As 2018 wraps up and we plan to bring out a new calendar, it’s time to make sure that you take the essential steps you need to protect yourself next tax season.
Here are six things to consider to minimize your tax bill next year:
1. If you are self-employed and this has been a particularly good year for you and you anticipate a high profit for 2018, consider what updates in equipment or even office supplies you will need for next year, and buy them now.
By stocking up on the things you know you are going to use anyhow, you can lower your tax liability.
2. Another way to lower your tax bill and do something joyful for others is to give generously during the holiday season to organizations that issue tax receipts.
Making donations totaling more than $200 a year can help worthy causes as well as your tax bill.
3. We normally warn clients who may have accessed Employment Insurance or Maternity or Paternity Leave funds this year to make sure that sufficient tax dollars have been taken off.
Be conscious that unless you specifically asked for more taxes to be taken off, sometimes no taxes were deducted and you get a nasty surprise come the New Year.
People on EI normally get a good refund but that can be taken away when you can least afford it and you are left in a shortfall position if taxes are owing.
4. Review your RRSPs to determine whether you need to contribute more to your retirement plan. If you had a life change or sold some assets this year, think about boosting up your RRSP contributions.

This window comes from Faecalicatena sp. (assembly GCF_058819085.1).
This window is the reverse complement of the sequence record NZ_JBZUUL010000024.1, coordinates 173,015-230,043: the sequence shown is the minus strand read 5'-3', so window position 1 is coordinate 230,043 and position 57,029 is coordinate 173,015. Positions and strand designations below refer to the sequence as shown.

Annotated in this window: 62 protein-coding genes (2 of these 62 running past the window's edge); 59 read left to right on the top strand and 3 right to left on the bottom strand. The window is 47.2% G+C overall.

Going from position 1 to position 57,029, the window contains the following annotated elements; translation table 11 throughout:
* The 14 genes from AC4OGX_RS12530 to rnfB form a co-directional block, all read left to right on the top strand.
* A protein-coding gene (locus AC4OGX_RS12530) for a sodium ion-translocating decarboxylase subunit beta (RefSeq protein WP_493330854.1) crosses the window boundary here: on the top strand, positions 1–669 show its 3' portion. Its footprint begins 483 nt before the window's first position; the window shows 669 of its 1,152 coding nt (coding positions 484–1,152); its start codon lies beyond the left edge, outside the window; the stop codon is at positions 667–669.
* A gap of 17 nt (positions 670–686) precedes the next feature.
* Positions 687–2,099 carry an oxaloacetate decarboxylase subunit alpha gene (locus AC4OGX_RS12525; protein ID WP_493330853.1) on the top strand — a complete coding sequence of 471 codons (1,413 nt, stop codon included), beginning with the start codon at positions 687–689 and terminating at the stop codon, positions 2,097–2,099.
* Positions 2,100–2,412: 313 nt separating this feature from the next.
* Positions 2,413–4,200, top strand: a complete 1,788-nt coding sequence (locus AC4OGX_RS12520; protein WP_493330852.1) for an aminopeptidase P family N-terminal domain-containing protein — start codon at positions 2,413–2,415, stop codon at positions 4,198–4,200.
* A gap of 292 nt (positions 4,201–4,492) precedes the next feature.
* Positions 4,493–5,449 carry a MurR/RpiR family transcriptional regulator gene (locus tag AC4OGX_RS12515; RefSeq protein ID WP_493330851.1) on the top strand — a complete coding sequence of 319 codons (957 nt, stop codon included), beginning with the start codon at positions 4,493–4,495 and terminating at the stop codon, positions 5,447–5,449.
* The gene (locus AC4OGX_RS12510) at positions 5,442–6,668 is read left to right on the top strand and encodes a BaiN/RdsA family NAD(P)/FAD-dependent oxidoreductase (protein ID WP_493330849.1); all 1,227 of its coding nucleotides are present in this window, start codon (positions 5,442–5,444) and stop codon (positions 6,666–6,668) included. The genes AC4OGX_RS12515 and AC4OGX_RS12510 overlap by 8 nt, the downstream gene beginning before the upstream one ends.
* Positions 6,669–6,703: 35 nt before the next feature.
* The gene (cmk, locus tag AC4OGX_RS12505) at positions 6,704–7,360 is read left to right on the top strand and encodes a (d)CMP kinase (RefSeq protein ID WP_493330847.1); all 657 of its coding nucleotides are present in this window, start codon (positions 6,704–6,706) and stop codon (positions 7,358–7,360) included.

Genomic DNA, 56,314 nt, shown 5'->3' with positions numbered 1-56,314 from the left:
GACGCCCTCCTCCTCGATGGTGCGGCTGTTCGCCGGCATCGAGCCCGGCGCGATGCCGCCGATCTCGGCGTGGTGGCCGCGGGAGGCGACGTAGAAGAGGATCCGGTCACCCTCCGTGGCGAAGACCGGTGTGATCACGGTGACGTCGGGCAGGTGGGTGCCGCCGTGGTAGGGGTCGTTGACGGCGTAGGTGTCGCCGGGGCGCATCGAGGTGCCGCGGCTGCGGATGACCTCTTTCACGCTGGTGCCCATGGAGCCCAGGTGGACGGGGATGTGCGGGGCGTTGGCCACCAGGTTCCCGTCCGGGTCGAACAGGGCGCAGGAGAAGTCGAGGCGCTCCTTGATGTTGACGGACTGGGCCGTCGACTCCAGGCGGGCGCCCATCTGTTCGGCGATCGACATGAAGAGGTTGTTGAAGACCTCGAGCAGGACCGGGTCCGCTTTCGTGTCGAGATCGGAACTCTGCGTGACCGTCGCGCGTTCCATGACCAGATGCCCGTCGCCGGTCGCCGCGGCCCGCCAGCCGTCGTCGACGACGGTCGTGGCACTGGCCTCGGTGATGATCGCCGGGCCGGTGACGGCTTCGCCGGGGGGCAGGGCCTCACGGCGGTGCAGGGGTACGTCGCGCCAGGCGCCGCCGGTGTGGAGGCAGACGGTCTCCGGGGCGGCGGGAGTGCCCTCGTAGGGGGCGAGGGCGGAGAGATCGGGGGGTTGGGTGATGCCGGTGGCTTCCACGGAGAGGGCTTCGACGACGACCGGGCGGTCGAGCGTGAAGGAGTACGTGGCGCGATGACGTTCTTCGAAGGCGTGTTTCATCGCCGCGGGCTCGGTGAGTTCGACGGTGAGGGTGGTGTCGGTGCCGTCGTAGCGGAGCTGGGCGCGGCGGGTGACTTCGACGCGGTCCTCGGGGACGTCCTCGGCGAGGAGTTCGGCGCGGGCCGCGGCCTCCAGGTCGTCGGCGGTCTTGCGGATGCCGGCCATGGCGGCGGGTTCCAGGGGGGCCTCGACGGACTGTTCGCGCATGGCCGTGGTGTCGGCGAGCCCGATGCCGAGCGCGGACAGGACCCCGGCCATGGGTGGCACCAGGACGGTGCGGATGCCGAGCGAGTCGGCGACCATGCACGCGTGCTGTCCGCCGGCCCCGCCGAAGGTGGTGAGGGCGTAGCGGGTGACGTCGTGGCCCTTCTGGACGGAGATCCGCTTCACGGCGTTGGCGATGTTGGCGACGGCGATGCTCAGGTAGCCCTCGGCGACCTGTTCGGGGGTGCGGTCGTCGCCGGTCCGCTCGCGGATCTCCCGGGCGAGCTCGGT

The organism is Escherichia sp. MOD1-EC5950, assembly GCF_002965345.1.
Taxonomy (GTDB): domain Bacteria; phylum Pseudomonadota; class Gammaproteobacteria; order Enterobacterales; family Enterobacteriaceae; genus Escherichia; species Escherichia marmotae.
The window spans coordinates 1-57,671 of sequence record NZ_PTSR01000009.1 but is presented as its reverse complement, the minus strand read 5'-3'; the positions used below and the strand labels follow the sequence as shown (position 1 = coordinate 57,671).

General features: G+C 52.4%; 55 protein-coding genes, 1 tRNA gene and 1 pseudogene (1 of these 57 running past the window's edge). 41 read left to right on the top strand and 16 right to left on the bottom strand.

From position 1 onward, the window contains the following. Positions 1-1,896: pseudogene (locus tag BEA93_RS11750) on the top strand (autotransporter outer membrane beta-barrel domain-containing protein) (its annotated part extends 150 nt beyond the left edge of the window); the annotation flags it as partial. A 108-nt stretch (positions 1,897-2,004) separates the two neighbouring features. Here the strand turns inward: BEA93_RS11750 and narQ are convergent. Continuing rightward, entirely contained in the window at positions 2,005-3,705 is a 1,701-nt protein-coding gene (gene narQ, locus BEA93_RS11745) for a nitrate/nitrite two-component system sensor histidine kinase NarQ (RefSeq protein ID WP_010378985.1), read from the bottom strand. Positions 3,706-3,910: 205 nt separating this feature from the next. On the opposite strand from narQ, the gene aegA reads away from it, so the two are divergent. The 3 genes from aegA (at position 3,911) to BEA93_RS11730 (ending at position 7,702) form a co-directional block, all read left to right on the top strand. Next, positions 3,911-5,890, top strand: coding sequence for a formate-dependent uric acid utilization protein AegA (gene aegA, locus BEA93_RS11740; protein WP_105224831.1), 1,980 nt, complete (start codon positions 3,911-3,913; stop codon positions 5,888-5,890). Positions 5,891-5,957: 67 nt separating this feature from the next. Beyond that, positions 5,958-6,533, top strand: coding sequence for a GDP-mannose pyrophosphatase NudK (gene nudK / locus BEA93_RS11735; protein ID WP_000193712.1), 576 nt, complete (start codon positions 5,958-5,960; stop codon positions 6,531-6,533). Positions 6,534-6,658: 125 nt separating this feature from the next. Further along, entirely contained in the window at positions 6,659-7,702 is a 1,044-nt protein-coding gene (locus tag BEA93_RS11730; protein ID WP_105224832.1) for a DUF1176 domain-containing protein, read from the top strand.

Don’t wait until tax season to look at this and realize you should have known this four months earlier.
5. For businesses and the self-employed start assembling your tax papers now so you won’t find yourself in a panic come next tax season.
Prepare your final statements of income and expenses and file all your relevant receipts.
6. If you have entered the property flipping business, where individuals including real estate agents buy and resell homes in a short period of time for a profit, CRA announced this year that it is taking action to address non-compliance in the real estate sector and to ensure that the principal residence tax exemption is claimed only by those who are eligible for it.
This includes those who buy and sell properties before their official sale or construction, a process called assignment sale but sometimes also referred to as shadow flipping.
You must report the money you make on all real estate transactions, including flips and assignment sales (of both pre-construction and resale homes) to Canada Revenue Agency.
The profits you make from flipping real estate are generally considered to be fully taxable as business income.
Certified professional bookkeeper and certified tax specialist Elena Ivanova is managing director of Piligrim Accounting Inc., a national accounting and tax preparation service based in Richmond Hill, Ont. You can reach her at email@example.com.